Bare Escentuals is widely credited with beginning the trend of “mineral” makeup – loose powder that looks more natural than traditional cake powders and foundations.

Leslie noted “Back in 1994 everyone used liquid foundation, which seeped into your pores and gave you zits. A powder foundation that was good for your skin made great sense.”

The company gained particular traction with young American women concerned with their complexion, and willing to pay top dollar to improve it.

The company continues to be committed to “creating innovative products that are powered by nourishing, skin-loving minerals” according to its website. “We formulate our products with purity in mind, so you can feel good about everything we make” which includes facial “get started” kits, foundation, finishing powder, correcting concealer, multi-wrinkle repair, and “marvelous moxie” lip gloss.


 In 2006, Bare Escentuals went public shortly after its sales had jumped over 60% for the first half of the year.  But soon after the IPO, Bare Escentuals felt the pressure of the economic crunch which capped consumer spending.

“While we didn’t go looking for Shiseido,” Leslie notes, “we were looking for better inroads into Asia. Shiseido has been in business for 140 years with distribution in 87 countries, so it makes perfect sense.” In early 2010 Shideido Co, Japan’s largest cosmetic company, made the $1.7 billion deal, it’s largest acquisition in its 83-year history.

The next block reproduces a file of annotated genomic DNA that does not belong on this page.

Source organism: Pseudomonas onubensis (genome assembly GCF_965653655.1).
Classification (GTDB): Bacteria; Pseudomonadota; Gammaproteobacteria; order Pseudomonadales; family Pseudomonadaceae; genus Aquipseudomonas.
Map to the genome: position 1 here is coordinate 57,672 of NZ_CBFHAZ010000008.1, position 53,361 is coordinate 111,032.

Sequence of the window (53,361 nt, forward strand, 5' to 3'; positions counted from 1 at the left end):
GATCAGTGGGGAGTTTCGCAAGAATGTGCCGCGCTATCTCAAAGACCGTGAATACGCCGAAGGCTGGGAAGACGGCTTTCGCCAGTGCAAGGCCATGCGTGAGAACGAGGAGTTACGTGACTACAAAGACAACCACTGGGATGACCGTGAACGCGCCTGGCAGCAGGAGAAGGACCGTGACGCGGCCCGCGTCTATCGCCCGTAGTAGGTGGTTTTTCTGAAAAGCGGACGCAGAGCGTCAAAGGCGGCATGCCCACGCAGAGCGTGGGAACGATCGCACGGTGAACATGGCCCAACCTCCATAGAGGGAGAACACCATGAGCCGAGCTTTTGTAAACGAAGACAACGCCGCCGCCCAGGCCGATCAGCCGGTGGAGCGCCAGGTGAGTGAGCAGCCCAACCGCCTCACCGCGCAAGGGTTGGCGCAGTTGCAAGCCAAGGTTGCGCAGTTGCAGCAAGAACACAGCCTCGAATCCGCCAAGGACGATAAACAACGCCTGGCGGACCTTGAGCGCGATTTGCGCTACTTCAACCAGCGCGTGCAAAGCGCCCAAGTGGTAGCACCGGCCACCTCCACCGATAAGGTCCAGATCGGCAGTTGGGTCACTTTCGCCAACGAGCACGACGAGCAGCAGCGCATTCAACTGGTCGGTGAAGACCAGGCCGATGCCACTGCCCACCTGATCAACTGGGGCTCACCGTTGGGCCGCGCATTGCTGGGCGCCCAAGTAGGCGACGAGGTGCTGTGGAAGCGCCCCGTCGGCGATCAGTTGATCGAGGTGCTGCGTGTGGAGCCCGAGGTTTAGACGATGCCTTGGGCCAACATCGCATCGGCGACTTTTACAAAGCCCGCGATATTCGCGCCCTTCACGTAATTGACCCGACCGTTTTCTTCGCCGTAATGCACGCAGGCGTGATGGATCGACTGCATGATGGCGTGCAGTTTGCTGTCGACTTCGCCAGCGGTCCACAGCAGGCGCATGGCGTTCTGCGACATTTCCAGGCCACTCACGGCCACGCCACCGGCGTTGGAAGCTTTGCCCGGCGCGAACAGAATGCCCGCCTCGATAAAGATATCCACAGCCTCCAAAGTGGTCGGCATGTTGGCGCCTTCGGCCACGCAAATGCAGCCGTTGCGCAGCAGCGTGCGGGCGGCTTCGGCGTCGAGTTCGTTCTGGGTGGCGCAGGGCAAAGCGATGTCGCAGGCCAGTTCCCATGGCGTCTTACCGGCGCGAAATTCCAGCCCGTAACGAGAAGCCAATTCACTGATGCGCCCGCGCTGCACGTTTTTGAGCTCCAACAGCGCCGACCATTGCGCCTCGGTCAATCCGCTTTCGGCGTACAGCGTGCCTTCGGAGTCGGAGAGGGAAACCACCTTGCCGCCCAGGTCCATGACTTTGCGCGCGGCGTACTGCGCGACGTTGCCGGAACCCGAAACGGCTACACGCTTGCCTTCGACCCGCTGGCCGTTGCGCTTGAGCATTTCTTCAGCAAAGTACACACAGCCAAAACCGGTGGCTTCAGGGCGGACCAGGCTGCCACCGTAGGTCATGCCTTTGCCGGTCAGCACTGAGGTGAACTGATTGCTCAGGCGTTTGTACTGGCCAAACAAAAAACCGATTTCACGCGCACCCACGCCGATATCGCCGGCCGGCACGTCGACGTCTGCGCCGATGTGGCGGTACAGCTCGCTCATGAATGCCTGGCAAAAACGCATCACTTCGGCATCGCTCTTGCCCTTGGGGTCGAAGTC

Leslie Blodgett had two-year-old son Trent when she founded the company. Now he’s 22. She made a bold decision with her husband Keith back when she first took her job with Neutrogena.

Keith was working in film production, and they agreed that whoever was making more money would keep working when they started their family. Keith has been a stay-at-home dad ever since. Leslie observed “He does everything around the house. I don’t even know how to turn on the dishwasher.”

In April of this year Blodgett announced that she was departing Bare Escentuals from her role as an advisor to join the recently created Shiseido Americas Creative Center.

“While I look forward to embarking on my next chapter, I leave with an incredible sense of pride around what the company has achieved—including the community we have built—and at the same time an amazing sense of purpose. I will remain connected to Bare Escentuals through my role as an advisor to Shiseido Americas, and I look forward to seeing the new ways in which the brand will continue to inspire and connect women around the world.”